Mid-South child hospitalized with rare post-COVID-19 condition seeks help from community
MEMPHIS, Tenn. (WMC) - Quite often we hear about what happens to people while suffering from an active case of COVID-19, but it’s also possible to become sick weeks after having the virus.
That’s what happened to one little girl being treated at Le Bonheur Children’s Hospital in Memphis.
It’s a hashtag making the rounds on social media --- #pray4Hattie.
The heartbreaking pictures of the little girl hooked up to a ventilator at Le Bonheur have captured the hearts and likes of hundreds in the Mid-South.
Hattie’s family didn’t want to talk on camera, but they did allow Action News 5 to share the information on their Facebook posts. Hattie Lucille initially tested negative for COVID-19 but tested positive for COVID-19 antibodies.
Her mother wrote on Facebook, “She probably had the virus 6-8 weeks ago and was totally asymptomatic. One of the complications with the COVID variant in children is a virus called MIS-C.”
That stands for Multi-System Inflammatory Syndrome and according to the Centers for Disease Control and Prevention (CDC), is a condition where different body parts can become inflamed, such as the heart, lungs, or kidneys.
According to Hattie’s mom, she needs blood platelets, but her AB negative blood type has even made that difficult.
“That is the rarest blood type. About one percent of the population, less than one percent of the population has that blood type. So, it is indeed one of the rarest and hardest to find,” said Stephanie Kizziar with Vitalant, a blood service provider.
She says the company is in constant search of AB negative blood.
So, Hattie’s community got to work.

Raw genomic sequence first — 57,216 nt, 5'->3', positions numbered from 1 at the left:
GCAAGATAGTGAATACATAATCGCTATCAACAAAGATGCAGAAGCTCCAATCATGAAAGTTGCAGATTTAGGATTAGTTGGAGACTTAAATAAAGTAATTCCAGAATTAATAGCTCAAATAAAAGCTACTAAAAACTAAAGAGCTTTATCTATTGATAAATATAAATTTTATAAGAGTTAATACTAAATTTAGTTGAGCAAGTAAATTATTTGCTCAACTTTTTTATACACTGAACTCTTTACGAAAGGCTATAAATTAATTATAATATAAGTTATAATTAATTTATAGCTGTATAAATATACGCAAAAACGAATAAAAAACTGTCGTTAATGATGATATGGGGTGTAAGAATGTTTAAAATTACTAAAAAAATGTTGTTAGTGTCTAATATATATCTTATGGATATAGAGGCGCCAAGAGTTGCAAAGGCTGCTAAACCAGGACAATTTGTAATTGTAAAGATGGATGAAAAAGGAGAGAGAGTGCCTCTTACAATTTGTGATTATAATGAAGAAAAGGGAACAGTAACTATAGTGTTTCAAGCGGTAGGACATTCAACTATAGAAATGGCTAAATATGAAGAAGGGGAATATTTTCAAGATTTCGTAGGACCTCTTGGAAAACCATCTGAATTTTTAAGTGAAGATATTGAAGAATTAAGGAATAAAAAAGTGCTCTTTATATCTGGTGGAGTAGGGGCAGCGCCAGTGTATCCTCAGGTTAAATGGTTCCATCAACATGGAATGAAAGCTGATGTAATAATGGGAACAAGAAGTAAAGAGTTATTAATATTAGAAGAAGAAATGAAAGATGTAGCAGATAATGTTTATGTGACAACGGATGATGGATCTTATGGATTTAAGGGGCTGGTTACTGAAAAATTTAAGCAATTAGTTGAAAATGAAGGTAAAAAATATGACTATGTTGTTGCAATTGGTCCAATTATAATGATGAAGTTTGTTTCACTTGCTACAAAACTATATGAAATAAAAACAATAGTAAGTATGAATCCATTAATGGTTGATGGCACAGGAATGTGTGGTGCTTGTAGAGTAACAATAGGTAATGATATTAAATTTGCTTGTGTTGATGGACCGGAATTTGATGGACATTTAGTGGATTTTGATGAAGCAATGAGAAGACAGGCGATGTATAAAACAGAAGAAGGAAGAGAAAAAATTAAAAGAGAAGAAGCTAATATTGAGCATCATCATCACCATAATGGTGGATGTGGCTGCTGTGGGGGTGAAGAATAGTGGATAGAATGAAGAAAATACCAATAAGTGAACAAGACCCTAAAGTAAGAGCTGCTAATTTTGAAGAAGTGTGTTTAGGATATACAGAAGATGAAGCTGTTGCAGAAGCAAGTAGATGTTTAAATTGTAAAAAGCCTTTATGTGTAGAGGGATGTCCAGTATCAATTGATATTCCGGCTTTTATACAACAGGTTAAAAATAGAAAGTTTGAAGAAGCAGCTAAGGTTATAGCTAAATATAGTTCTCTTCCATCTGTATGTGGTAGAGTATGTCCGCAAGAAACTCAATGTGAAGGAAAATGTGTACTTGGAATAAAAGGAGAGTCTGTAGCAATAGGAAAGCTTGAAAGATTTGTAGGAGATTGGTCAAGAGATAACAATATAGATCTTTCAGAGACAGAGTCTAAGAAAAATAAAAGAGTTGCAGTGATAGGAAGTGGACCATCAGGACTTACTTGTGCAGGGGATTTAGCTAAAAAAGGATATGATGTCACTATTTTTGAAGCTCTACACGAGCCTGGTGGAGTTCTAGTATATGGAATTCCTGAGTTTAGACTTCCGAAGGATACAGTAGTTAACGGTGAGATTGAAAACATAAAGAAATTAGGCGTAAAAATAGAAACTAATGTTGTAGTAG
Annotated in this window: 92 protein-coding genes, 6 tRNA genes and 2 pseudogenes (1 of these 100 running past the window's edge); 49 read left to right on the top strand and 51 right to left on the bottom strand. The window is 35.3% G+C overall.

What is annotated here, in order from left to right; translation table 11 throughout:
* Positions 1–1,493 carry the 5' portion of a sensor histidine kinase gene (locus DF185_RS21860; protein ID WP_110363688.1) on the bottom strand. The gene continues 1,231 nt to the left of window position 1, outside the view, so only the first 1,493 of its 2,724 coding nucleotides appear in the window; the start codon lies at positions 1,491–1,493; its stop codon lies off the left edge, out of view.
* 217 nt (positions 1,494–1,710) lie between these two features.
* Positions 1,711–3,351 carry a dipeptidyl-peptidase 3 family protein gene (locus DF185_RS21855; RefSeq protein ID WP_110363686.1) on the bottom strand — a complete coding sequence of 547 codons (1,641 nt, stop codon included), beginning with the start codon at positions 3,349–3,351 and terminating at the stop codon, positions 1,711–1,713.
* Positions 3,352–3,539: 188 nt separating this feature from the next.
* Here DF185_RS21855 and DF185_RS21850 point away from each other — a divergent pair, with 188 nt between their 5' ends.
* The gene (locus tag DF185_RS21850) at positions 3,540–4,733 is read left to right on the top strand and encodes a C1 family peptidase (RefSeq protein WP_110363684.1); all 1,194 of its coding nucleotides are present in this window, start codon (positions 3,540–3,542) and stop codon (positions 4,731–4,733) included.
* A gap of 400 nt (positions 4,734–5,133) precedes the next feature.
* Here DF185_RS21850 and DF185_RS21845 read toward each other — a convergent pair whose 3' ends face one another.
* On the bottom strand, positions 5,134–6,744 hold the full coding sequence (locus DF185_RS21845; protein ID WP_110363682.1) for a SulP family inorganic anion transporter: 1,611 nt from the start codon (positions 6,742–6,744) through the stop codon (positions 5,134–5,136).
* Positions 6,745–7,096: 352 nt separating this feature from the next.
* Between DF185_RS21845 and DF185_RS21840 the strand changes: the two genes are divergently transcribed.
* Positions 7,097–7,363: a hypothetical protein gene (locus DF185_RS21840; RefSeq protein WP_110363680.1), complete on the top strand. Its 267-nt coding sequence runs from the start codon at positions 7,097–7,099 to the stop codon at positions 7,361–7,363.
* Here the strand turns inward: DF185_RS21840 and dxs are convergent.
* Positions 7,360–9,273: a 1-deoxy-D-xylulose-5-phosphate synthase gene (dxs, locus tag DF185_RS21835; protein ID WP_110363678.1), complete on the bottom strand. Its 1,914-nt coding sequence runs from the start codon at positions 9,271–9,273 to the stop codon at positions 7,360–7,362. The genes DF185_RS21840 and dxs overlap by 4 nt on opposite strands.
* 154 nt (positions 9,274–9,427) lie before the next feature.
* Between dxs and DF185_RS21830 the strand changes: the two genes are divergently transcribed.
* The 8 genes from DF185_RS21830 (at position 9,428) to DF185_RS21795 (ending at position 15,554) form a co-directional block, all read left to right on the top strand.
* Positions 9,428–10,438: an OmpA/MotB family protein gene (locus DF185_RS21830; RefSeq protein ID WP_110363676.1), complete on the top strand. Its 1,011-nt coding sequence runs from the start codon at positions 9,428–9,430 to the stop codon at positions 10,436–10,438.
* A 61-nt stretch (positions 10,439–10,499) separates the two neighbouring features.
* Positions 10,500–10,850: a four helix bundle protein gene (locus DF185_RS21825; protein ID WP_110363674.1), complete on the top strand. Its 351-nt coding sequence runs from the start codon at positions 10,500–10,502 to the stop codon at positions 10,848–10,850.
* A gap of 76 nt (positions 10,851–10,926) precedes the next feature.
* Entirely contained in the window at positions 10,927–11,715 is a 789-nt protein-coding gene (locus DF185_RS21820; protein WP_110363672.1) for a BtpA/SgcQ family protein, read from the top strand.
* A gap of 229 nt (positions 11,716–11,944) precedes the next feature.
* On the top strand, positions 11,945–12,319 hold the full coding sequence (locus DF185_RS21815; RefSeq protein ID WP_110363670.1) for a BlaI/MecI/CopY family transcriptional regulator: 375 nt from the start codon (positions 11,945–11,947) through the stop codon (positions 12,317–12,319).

“We’re a school and community of prayer, so all of us have been praying for Hattie,” said Dr. Andy Graham, Tipton-Rosemark Academy head of school, where Hattie is a student.
After a plea for donors on Facebook, Hattie’s friends and family organized a blood drive at her school in Millington Thursday. However, blood platelets cannot be collected at a mobile site and Vitalant cannot designate blood for any particular person.
Kissaiar says it does put the wheels in motion to help others.
“The best thing to do is to become a regular blood donor and in that way when this need arises, there’s already blood on the shelves that can help people like this little girl,” said Kissaiar.
Right now in Shelby County, there are more than 3,400 active COVID-19 cases among children.
Hattie’s condition is a rare complication, but giving blood could help in any future cases. If you can’t give blood, in Hattie’s case, a prayer will certainly do.
Vitalant officials say they can ship in rare blood types from other locations in their network
According to Hattie’s mother’s Facebook page, that is what they’re doing currently for Hattie.
If you are interested in donating platelets, learn more here.
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